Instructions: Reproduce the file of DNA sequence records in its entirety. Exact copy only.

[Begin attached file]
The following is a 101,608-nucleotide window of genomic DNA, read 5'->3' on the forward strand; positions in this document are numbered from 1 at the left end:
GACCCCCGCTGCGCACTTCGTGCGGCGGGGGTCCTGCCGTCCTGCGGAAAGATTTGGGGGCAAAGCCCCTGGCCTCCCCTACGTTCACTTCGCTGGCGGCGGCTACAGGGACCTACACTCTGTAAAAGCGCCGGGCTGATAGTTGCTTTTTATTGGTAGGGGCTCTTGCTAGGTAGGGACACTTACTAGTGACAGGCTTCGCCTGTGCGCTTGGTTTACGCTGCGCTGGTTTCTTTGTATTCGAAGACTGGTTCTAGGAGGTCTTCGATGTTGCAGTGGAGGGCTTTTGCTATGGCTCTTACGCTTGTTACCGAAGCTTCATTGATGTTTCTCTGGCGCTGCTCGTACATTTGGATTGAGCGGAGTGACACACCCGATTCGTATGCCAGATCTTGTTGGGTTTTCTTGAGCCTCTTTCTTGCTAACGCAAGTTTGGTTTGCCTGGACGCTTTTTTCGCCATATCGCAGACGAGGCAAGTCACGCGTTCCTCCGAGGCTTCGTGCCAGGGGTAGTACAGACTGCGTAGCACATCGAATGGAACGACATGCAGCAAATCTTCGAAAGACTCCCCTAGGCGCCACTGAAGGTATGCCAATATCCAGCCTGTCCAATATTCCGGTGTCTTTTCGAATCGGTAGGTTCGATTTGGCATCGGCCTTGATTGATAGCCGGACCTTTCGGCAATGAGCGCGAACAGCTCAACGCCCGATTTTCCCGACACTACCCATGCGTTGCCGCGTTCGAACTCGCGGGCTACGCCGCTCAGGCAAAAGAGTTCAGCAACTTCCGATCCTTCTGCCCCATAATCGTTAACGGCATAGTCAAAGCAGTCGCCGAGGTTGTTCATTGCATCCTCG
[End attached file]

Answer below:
The following is a 101,608-nucleotide window of genomic DNA, read 5'->3' on the forward strand; positions in this document are numbered from 1 at the left end:
GACCCCCGCTGCGCACTTCGTGCGGCGGGGGTCCTGCCGTCCTGCGGAAAGATTTGGGGGCAAAGCCCCTGGCCTCCCCTACGTTCACTTCGCTGGCGGCGGCTACAGGGACCTACACTCTGTAAAAGCGCCGGGCTGATAGTTGCTTTTTATTGGTAGGGGCTCTTGCTAGGTAGGGACACTTACTAGTGACAGGCTTCGCCTGTGCGCTTGGTTTACGCTGCGCTGGTTTCTTTGTATTCGAAGACTGGTTCTAGGAGGTCTTCGATGTTGCAGTGGAGGGCTTTTGCTATGGCTCTTACGCTTGTTACCGAAGCTTCATTGATGTTTCTCTGGCGCTGCTCGTACATTTGGATTGAGCGGAGTGACACACCCGATTCGTATGCCAGATCTTGTTGGGTTTTCTTGAGCCTCTTTCTTGCTAACGCAAGTTTGGTTTGCCTGGACGCTTTTTTCGCCATATCGCAGACGAGGCAAGTCACGCGTTCCTCCGAGGCTTCGTGCCAGGGGTAGTACAGACTGCGTAGCACATCGAATGGAACGACATGCAGCAAATCTTCGAAAGACTCCCCTAGGCGCCACTGAAGGTATGCCAATATCCAGCCTGTCCAATATTCCGGTGTCTTTTCGAATCGGTAGGTTCGATTTGGCATCGGCCTTGATTGATAGCCGGACCTTTCGGCAATGAGCGCGAACAGCTCAACGCCCGATTTTCCCGACACTACCCATGCGTTGCCGCGTTCGAACTCGCGGGCTACGCCGCTCAGGCAAAAGAGTTCAGCAACTTCCGATCCTTCTGCCCCATAATCGTTAACGGCATAGTCAAAGCAGTCGCCGAGGTTGTTCATTGCATCCTCG